ISACA helps build this understanding with its annual IT Risk/Reward Barometer, and the 2014 survey results show some interesting trends with significant implications. For example, 68 percent of US consumers plan to use wearable tech or connected devices at work. But despite the surge in wearable tech at work, only 11 percent of enterprises have a policy that addresses it.

Category: ISACA     Published: 11/12/2014 7:01:00 AM

“Know your enemy”—is it enough?

Richard NormanUsually attributed to the ancient treatise The Art of War by Sun Tzu, the phrase “Know your enemy” is often repeated in military and security environments and is given as guidance to junior level staff in these environments. While it is good guidance, this article will explore why it is incomplete and why this is important.

One reference gives the full quotation, rendered in modern Chinese script as "故曰:知彼知己,百戰不殆;不知彼而知己,一勝一負;不知彼,不知己,每戰必殆" complete with the English translation:

"So it is said that if you know your enemies and know yourself,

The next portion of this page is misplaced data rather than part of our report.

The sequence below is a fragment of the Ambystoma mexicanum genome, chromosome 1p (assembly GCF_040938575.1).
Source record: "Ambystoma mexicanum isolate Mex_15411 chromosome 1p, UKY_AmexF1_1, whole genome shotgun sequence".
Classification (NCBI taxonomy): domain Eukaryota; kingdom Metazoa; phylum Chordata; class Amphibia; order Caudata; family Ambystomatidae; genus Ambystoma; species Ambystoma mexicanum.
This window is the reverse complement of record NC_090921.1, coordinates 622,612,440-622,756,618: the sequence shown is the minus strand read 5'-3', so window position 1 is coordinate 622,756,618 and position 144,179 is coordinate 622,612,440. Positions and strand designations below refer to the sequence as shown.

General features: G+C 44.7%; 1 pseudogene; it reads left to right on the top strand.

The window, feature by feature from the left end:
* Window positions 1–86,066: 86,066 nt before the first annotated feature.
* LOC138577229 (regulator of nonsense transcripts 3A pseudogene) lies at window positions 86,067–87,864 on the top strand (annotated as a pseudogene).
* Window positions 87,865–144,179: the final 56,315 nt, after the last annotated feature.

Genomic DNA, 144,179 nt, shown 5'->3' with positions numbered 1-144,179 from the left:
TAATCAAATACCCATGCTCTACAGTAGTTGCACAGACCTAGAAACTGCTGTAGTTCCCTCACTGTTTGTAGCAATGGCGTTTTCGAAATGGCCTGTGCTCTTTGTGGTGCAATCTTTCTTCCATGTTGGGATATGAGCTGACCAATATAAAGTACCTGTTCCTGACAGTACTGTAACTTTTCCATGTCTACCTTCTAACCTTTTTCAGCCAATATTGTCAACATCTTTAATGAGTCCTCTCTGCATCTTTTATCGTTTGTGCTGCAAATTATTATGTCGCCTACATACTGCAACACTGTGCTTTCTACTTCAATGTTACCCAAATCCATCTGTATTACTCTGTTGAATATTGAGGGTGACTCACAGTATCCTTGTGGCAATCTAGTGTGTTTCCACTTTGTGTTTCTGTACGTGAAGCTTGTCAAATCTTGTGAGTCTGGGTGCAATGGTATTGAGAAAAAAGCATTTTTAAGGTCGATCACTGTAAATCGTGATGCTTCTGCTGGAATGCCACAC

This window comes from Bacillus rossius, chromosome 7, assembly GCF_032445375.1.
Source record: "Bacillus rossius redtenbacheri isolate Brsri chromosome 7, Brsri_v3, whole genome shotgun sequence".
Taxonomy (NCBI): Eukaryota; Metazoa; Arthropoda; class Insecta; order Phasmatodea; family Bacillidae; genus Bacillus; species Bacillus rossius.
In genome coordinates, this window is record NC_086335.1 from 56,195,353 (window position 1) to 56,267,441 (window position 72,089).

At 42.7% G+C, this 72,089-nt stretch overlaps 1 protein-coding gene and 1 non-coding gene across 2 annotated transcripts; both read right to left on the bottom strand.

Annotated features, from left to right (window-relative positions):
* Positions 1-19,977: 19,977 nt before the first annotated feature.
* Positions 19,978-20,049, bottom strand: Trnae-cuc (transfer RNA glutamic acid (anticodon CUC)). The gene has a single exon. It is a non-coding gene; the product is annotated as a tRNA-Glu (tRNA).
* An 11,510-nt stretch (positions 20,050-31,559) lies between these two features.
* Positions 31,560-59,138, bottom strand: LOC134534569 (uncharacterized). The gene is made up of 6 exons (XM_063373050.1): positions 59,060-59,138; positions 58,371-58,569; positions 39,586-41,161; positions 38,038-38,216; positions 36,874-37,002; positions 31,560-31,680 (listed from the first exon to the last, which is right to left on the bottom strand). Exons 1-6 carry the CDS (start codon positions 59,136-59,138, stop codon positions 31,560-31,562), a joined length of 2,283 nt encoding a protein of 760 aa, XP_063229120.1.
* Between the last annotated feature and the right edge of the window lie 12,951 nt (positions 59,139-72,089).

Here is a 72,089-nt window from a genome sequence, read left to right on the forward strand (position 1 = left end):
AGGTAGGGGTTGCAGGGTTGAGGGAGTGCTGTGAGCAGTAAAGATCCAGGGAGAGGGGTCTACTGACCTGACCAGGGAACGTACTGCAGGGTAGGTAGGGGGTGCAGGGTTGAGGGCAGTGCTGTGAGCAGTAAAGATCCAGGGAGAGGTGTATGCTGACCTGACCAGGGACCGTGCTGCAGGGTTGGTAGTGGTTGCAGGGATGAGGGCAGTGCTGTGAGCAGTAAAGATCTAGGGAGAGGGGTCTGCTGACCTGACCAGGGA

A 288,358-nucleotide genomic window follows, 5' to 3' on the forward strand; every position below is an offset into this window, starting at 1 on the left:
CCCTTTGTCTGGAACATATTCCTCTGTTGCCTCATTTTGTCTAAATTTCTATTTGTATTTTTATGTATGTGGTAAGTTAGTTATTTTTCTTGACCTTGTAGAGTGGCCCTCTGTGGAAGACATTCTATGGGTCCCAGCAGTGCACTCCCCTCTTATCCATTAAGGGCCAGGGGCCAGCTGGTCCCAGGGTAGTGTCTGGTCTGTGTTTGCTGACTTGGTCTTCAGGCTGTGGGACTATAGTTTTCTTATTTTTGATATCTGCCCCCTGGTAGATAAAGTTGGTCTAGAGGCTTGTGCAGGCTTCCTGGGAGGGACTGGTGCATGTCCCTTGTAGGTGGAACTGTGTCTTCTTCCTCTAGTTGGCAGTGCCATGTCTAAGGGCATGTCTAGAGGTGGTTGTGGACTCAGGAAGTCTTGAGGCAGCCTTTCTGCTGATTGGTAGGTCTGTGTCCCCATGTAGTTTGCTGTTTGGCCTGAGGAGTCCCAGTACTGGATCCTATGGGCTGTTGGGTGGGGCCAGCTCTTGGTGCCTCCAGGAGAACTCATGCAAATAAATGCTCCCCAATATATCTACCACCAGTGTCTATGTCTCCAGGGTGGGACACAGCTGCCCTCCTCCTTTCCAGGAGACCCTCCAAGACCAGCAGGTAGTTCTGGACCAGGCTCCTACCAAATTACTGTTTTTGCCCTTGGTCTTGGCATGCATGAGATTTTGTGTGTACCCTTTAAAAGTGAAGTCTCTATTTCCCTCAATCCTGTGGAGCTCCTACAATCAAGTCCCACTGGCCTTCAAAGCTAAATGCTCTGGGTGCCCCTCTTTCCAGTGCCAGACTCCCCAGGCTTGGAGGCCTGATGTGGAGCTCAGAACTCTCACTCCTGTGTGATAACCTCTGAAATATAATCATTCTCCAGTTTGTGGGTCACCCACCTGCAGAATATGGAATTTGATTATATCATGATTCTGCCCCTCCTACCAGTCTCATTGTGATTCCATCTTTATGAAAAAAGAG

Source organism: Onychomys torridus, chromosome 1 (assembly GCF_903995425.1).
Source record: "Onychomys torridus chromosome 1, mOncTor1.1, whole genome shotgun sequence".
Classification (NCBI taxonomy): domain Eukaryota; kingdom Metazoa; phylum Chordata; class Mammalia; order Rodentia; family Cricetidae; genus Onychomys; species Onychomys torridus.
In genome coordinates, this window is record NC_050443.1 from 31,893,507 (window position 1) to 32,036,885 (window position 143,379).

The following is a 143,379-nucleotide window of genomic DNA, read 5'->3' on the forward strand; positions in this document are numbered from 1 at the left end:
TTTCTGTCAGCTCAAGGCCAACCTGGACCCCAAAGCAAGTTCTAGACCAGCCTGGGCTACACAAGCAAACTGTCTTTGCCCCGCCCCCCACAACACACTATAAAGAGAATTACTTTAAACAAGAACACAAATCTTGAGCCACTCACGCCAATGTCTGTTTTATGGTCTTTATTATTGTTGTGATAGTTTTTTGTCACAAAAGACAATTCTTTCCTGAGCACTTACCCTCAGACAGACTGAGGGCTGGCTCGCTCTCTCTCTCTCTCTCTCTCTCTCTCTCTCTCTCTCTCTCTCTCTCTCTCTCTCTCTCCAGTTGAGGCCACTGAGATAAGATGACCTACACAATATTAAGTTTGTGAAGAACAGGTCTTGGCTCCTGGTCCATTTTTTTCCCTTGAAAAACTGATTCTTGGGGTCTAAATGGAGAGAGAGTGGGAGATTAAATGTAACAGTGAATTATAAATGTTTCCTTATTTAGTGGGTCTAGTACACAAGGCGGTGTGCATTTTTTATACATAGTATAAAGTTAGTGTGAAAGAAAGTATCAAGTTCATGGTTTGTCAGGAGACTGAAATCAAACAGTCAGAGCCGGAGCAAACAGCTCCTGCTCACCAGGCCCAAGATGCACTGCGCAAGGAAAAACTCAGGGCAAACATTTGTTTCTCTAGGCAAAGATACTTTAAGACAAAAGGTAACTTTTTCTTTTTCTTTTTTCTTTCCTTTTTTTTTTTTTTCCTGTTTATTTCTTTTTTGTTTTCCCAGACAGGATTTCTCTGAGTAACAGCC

you can win a hundred battles without a single loss.
If you only know yourself, but not your opponent, you may win or may lose.
If you know neither yourself nor your enemy, you will always endanger yourself."

The full quotation provides much fuller and richer guidance and it is important to consider the meaning and impact of the full text. Below I will examine each sentence from the English translation.

"If you know neither yourself nor your enemy, you will always endanger yourself."
The third sentence reminds us that lack of knowledge is dangerous. If you do not know your own capabilities, structures, processes, strengths and weaknesses it is unlikely that you will be able to use your resources effectively, or be able to resist your own weaknesses being exploited. A lack of knowledge about your enemy could lead you into a false sense of security—or to overestimate the abilities of your enemy—perhaps leading you to direct defences where the attacker is weakest and the attack least likely to succeed even without your efforts. For example, you would not want to concentrate all your defences on a Windows exploit being run against a Linux server. In short, you are totally unprepared for the battle and you may well contribute to your own defeat by making incorrect decisions!

Category: Security     Published: 11/11/2014 3:27:00 PM